Your 14-month-old's development
|: liL AQiL ensem @ 14th month old ^_^|
Approved by the BabyCentre Medical Advisory Board
- Major milestones
By now, your toddler may have mastered waving "bye-bye" and is probably able to roll a ball back and forth with an adult. About half the toddlers this age are drinking from a cup, and some are beginning to be interested in helping around the house. Your toddler may well be able to stand alone, can probably stoop down and then stand back up again, and might even be working on walking backwards. He may say several words and is learning more every day. He's also starting to have clear ideas about what he wants and will be persistent in trying to achieve them.
Asserts wants and desires
The things you say no to will probably have the most allure for your toddler, so making your house safe for exploration will make both your lives easier. If you cover plugs, lock low cupboards, and keep fragile items out of reach, he'll be safer and you can relax a little. You might designate one low cabinet just for toddler play. Fill it with items you don't mind him touching -- like plastic containers, toys, or empty boxes -- and occasionally change the contents for variety. Your toddler learns about the world through play.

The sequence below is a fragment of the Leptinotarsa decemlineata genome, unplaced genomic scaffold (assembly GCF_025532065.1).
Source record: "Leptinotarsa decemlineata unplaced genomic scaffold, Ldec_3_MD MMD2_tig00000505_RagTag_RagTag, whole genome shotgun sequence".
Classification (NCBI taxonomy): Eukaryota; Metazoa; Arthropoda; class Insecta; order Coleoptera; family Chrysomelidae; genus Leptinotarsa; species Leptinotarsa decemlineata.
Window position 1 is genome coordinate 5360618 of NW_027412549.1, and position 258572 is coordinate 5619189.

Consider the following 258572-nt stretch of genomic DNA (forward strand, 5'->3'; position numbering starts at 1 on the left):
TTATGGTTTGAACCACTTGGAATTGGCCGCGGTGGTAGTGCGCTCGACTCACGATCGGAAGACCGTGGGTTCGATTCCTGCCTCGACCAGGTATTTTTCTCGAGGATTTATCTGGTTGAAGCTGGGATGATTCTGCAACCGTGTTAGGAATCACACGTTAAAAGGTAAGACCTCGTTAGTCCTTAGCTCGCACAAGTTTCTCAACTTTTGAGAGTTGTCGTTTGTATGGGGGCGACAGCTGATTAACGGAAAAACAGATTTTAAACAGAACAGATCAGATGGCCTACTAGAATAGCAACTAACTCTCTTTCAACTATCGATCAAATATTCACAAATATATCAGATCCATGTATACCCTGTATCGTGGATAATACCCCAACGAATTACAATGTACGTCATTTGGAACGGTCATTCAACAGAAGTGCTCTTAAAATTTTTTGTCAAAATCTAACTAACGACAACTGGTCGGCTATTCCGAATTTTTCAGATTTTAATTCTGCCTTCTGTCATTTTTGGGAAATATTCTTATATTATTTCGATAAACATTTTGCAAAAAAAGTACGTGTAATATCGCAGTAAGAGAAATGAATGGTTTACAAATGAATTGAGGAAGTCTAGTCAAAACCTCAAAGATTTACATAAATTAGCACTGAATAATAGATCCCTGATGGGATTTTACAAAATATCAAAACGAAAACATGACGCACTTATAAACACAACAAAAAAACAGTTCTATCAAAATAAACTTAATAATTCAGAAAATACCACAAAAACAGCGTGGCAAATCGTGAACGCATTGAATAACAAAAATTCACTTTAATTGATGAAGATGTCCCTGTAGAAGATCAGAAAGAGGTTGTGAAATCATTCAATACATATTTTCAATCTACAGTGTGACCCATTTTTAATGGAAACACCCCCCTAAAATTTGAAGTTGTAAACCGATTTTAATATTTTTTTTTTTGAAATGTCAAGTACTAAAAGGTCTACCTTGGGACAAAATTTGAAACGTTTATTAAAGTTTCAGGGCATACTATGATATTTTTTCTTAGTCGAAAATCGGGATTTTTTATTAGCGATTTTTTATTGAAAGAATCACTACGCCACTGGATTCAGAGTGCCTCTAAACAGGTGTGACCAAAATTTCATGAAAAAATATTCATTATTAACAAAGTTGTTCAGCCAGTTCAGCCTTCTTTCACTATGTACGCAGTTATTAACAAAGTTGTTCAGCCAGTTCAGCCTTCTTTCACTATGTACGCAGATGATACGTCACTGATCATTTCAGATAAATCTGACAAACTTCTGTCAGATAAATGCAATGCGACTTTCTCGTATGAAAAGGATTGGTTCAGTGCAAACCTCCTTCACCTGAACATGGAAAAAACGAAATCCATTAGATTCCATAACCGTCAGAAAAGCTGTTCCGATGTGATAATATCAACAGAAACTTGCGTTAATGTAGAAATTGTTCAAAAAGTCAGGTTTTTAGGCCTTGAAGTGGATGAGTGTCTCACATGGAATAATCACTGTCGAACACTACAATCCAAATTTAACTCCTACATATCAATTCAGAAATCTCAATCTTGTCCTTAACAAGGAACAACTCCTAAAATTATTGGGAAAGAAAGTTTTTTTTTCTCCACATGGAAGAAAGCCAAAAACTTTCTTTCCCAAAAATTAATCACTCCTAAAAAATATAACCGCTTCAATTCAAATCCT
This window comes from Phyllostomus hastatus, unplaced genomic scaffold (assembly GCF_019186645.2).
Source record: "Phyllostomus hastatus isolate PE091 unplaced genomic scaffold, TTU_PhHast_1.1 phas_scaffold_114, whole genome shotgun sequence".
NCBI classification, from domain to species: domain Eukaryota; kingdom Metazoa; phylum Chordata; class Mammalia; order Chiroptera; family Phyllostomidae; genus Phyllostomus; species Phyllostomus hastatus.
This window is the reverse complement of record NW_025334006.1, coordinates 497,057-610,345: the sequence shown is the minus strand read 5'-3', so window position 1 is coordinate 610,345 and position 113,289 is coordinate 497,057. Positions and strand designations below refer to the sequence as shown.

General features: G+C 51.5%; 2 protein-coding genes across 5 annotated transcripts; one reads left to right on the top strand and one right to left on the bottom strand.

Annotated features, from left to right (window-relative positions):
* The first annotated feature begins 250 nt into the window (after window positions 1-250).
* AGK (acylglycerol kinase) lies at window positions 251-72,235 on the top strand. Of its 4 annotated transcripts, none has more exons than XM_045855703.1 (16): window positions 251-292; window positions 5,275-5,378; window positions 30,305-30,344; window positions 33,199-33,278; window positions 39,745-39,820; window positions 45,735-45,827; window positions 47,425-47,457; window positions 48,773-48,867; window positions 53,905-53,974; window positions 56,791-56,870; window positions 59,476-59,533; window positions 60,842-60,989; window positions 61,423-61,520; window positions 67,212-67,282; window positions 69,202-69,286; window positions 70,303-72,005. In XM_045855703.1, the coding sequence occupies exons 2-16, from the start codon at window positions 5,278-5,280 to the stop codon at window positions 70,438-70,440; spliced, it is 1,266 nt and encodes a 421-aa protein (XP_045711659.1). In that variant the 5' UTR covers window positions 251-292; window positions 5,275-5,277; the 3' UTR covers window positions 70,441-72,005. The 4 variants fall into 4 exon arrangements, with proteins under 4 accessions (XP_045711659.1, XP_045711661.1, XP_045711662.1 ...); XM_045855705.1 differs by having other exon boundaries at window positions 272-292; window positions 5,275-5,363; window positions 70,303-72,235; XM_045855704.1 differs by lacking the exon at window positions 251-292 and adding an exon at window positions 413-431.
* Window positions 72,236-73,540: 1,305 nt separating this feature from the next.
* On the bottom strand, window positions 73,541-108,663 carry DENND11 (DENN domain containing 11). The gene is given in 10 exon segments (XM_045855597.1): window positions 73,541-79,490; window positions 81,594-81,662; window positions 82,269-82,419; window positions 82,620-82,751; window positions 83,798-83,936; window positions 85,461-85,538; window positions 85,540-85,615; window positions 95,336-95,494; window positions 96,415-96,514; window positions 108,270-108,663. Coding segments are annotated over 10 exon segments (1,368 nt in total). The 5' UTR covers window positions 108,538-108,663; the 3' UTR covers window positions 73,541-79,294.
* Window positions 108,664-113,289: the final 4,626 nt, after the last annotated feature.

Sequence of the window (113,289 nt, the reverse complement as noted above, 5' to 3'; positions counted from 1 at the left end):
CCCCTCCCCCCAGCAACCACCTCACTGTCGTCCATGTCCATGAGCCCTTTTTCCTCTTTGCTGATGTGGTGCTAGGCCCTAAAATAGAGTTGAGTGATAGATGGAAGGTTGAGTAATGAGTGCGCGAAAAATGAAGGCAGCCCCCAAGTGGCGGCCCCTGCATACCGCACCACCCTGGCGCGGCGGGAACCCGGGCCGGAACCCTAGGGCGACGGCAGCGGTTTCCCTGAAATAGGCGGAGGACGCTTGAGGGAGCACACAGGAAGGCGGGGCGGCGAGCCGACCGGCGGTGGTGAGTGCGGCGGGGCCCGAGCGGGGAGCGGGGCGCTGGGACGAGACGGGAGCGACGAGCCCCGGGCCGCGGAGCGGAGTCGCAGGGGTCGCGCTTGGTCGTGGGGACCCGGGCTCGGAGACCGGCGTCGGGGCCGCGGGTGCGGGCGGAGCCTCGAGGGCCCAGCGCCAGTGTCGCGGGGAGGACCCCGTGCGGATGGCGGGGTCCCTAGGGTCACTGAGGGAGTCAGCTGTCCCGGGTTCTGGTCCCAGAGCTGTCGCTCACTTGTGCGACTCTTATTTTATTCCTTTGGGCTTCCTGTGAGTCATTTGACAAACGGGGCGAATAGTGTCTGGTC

Eats with relish and exuberance
Don't expect adult manners from your toddler. Eating -- like everything else your toddler is doing -- is a learning experience, and at this age learning tends to be messy. He's working on improving his skill with a spoon -- which is central to the eating task -- but he's also checking out the texture of egg and what grapes do when thrown, which can be hard on your floor and furniture. Spread a splash mat under his chair, provide him with an assortment of healthy foods, and let him choose what he wants to eat.
Forms strong attachment to comfort items
Your toddler relies on the sense of security he gets from his favourite stuffed lion, dearest blanket, or both. These items, called "transitional objects," can be a source of comfort, especially when you're not around. Paediatricians often recommend that parents encourage these attachments. Although your child is struggling to master new skills every day with varying degrees of success, the cuddly blanket is one thing he can consistently return to for comfort.